Your choice to be with someone in particular in your life is more about preferences and tolerances, not about whether you care about that person or not. Of course, the care needs to be there to begin with, but it does not create a longer term satisfying relationship. Being able to air your differences about those preferences and tolerances with a positive goal of improving the relationship is a process which can grow daily.

Identify a time in the day when you can share your day with each other... be honest... no secrets. Don't just report your day, talk and ask questions about how you feel about your day. Build a relationship filled with integrity. Remember as you are sharing, suspend judgement and your need to be right. Acknowledge and explore each others ideas.

You will feel more connected and closer as a result.

Until later,

(905) 510-9117
(705) 443-8290

Friday, July 9, 2010

Online Therapy

Online Therapy

Let’s be clear right from the get go… there is some controversy regarding the benefits of online therapy. When you look online you will be able to read credible information from various perspectives. Professionals who have been practicing for many years are generally expressing reluctance around using current technologies for psychotherapy as it does not offer the same experience that a face to face in the same room provides. Some refer to it as a simulated experience…

I have always been fascinated by resistance. It is frequently a part of the therapeutic experience. For most, resistance seems to be an inherent part of being human. We tend not to trust something/someone we don’t know. We need “evidence” before being willing to reduce our resistance. Things that are different we can find threatening and make assumptions often without challenging those assumptions. I say this because it directly effects how we perceive our world and create change, or not. At the vey least it’s worthy of exploring what the process of change is for each of us and to collate the commonalities, including the discussion regarding the validity of online therapy. I try to be aware of my own resistance and ask myself, “What am I afraid of here?”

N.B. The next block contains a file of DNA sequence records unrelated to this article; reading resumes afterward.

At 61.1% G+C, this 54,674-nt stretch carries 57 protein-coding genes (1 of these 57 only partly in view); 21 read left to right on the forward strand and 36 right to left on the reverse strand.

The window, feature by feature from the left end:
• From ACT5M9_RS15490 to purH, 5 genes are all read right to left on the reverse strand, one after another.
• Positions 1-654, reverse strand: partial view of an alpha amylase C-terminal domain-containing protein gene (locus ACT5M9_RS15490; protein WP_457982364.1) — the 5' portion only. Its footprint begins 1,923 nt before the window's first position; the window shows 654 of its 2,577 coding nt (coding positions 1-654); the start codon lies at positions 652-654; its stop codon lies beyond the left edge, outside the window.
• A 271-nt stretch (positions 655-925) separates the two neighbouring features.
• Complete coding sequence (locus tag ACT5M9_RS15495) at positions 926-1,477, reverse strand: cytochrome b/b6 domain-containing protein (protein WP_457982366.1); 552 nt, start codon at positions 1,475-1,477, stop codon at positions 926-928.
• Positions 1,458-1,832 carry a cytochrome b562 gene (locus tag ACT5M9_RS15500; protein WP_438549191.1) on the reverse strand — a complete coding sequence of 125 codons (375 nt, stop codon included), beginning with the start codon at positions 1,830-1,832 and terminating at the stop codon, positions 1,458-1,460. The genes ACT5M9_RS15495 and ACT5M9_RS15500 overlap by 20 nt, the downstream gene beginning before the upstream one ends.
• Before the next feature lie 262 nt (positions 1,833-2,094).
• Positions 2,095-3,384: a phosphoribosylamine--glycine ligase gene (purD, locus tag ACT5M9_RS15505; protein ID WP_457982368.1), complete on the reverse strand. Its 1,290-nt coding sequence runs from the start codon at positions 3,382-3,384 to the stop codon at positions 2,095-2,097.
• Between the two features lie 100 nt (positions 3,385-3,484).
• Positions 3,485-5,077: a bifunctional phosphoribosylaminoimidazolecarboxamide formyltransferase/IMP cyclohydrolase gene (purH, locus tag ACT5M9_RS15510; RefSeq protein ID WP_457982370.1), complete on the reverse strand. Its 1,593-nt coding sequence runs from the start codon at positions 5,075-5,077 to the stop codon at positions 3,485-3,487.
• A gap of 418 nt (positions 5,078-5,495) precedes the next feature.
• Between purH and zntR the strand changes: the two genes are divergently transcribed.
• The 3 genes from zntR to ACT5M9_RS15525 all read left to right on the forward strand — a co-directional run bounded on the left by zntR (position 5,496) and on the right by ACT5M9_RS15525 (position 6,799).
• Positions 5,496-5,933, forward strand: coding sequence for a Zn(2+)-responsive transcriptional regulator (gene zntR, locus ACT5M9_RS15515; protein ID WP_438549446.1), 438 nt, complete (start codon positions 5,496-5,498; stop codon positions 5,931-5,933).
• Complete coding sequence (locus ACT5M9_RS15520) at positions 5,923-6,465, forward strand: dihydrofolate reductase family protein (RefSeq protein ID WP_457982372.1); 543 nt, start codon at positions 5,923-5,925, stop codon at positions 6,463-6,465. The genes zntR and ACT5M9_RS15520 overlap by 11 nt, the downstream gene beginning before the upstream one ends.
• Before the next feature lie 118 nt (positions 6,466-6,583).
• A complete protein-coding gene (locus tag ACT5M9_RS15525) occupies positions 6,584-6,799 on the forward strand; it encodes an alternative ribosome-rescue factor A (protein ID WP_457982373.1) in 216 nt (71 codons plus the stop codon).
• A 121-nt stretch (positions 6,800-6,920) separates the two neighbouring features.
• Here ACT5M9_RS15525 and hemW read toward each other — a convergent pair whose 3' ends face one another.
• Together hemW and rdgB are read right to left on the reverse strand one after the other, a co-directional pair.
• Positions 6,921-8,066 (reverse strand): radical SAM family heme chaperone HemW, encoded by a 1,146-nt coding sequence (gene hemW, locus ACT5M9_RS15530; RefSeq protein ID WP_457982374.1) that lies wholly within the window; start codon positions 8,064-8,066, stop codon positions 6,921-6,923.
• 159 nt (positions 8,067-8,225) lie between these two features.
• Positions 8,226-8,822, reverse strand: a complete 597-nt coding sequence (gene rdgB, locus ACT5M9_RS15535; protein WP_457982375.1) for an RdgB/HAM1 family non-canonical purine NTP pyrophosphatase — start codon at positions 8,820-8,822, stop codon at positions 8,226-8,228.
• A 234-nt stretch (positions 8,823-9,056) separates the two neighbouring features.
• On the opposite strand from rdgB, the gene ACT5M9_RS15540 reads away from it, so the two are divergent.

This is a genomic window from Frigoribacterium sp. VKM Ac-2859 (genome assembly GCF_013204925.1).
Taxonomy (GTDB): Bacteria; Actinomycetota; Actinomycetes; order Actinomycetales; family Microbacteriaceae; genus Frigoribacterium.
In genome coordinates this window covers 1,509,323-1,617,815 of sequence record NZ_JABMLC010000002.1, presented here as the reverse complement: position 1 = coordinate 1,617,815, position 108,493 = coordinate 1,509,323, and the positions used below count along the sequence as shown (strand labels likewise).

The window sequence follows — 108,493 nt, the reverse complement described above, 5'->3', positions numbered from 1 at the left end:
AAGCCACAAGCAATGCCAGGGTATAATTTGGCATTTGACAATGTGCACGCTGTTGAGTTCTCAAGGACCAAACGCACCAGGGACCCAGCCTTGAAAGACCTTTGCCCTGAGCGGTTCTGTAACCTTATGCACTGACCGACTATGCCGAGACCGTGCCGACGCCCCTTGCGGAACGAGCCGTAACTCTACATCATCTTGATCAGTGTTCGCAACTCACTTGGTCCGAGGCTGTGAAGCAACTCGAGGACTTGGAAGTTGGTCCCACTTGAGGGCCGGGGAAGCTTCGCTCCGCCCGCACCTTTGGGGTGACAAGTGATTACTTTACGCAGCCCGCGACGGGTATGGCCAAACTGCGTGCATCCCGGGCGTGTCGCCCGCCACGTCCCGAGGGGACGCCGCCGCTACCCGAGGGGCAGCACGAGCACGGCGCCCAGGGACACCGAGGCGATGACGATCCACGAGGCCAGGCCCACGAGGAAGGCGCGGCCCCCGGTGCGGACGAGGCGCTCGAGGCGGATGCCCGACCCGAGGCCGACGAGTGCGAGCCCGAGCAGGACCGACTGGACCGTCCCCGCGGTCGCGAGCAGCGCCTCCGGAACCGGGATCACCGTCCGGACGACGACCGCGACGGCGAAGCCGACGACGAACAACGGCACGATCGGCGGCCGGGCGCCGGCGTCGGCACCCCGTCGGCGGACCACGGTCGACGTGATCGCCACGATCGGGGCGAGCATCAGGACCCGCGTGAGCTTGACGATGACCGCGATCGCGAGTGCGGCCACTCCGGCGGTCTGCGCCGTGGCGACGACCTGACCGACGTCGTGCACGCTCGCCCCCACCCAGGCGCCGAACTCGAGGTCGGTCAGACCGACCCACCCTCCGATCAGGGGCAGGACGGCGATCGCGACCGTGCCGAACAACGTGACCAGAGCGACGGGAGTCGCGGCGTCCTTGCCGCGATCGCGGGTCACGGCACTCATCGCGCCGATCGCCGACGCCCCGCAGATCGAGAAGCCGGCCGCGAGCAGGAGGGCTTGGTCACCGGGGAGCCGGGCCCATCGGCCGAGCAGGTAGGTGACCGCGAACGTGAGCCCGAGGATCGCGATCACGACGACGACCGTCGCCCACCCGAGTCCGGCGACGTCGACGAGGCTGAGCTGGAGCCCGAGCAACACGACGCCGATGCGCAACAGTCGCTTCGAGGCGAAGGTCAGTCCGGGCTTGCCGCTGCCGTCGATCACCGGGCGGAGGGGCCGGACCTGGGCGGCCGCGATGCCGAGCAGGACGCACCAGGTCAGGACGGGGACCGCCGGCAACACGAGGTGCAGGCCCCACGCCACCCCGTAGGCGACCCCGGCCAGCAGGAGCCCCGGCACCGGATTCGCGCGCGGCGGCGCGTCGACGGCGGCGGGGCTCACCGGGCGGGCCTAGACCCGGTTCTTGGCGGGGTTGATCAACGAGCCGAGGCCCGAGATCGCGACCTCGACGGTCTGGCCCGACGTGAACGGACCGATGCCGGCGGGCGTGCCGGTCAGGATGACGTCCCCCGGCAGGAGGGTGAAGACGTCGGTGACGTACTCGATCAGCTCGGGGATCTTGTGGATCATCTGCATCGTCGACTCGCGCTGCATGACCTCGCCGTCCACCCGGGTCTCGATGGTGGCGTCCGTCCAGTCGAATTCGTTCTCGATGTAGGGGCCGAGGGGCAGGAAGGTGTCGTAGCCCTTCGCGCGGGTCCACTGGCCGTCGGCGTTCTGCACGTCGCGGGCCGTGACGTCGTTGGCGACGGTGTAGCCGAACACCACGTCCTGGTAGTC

So… I digress… back to the point.

Online therapy is a different experience than when you sit down with a professional psychotherapist. It has to be… it’s missing the physical presence as such the physically expressed “clues” may not be as apparent to some in a Skype type of connection. This will likely improve and be less of a concern (to some). With high speed internet coupled with outstanding video and audio connections available, there’s probably less missed than anticipated or thought by some…

Therapy, by its nature, is a journey between the client and the therapist and although I hope that all clients I work with will find their place of peace in the process, feel more self-empowered and learn through the time we work together… I am also aware that the client is the one doing the work with the guidance of the therapist. It is a mistake to not work with the client’s information and report. If they find something helpful… a particular method, comment, feedback etc…. I as a therapist should pay attention to that. So, it really isn’t up to me to say what’s helpful or not, I need to respond to a client’s ability to progress. I participate in guiding through that process using appropriate therapeutic techniques. If a client prefers the convenience of doing online work and finds it beneficial, then it is not for me to judge its relevance or benefit for them.